American submarine sunk with 80 aboard during WWII discovered off coast of Japan

The USS Grayback, a United States submarine that was sunk in 1944 in an enemy attack during World War II, was lost to the ocean floor for 75 years until its recent discovery off the coast of Okinawa, Japan by the Lost 52 Project.

TOP: The USS Grayback on the open ocean. BOTTOM: A sonar image shows the positioning of the USS Grayback where it was found to have been sunken 75 years ago. (Lost 52 Project)

The USS Grayback SS-208 was found on June 5, 2019, by undersea explorer Tim Taylor and his crew at Lost 52 Project, an underwater exploration project that is dedicated to documenting and preserving the stories of the submarines which were lost during WWII.

Eighty U.S. soldiers lost their lives in the attack which sunk the USS Grayback, and because of a one-digit error in the translation of a Japanese report which recorded the sinking, the U.S. was unable to find the wreckage.

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A sonar image of the USS Grayback captured during the Lost 52 Project's expedition. (Lost 52 Project)

On Jan. 28, 1944, the USS Grayback sailed from Pearl Harbor toward the East China Sea — after great success on its first nine war patrols, this would be its last.

Just short of a month later on Feb. 24, the Grayback radioed that it had sunk two cargo ships a few days earlier on Feb. 19, but because it only had two torpedoes left following the attacks, the ship was ordered home.

The Grayback suffered damage on Feb. 26 when a land-based Japanese aircraft spotted the submarine and attacked, but the Grayback was still able to sink an addition Japanese naval transport on Feb. 27, according to Naval History and Heritage Command.

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A U.S. Navy postcard of the USS Grayback. (U.S. Navy courtesy of Lost 52 project)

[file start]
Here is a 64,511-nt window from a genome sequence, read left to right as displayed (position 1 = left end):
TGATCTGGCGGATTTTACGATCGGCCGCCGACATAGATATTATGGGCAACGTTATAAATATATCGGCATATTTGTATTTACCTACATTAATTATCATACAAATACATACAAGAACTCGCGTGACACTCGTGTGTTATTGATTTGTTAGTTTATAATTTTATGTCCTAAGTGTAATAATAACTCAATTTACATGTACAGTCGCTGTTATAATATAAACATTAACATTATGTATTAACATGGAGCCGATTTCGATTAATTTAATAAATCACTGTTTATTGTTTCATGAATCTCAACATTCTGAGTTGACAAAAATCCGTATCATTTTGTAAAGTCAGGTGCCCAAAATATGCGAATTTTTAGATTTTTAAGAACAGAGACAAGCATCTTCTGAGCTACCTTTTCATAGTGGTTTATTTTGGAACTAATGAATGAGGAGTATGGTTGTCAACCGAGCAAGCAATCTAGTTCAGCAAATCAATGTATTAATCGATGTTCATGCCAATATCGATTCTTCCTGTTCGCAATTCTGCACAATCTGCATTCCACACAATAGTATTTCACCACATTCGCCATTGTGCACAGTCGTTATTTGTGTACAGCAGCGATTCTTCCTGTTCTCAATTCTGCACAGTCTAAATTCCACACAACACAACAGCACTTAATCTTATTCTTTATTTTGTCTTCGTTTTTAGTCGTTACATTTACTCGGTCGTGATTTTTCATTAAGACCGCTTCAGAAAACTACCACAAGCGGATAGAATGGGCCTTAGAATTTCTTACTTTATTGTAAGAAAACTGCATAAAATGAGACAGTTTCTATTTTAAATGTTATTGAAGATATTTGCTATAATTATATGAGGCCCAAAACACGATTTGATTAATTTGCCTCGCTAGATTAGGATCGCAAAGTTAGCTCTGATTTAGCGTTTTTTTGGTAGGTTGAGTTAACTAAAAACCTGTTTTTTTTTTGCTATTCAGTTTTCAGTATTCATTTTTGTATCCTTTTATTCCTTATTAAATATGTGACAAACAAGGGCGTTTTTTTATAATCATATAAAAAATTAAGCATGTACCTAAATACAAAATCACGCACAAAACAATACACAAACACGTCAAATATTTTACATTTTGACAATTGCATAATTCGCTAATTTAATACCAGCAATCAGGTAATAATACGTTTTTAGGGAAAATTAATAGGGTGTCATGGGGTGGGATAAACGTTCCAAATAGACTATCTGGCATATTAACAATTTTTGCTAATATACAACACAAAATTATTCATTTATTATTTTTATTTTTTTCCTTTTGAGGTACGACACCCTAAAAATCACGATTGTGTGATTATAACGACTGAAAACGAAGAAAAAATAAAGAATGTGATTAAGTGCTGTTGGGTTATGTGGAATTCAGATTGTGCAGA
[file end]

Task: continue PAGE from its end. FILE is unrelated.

Later the same day, a carrier-based Japanese aircraft spotted the Grayback and attacked. Japanese reports said that the submarine “exploded and sank immediately,” but additional Japanese reports revealed that antisubmarine craft were called in to depth-charge the area to ensure the ship’s destruction.

By March 30, 1944, the Grayback was listed as overdue and presumed lost.

Because of an incorrect translation of the Japanese reports, the U.S. had recorded the ship’s sinking in the wrong spot.

A data graphic shows the distance (121 meters) between the hull of the sunken USS Grayback and the location where its deck gun sunk. (Lost 52 Project)

The Lost 52 Project discovered the remains of the Grayback more than 1,400 feet below the ocean’s surface and about 50 miles south of Okinawa, Japan, and the ship’s deck gun was found 121 meters away from the ship’s hull.

USS Grayback was ranked 20th among all submarines in total tonnage sunk, with 63,835 tons, and it was ranked 24th in number of ships sunk, with a total of 14. The submarine and its crew received two Navy Unit Commendations for their seventh, eighth, ninth and tenth war patrols.

In total, Grayback received eight battle stars for its World War II service.

This story was reported from Los Angeles.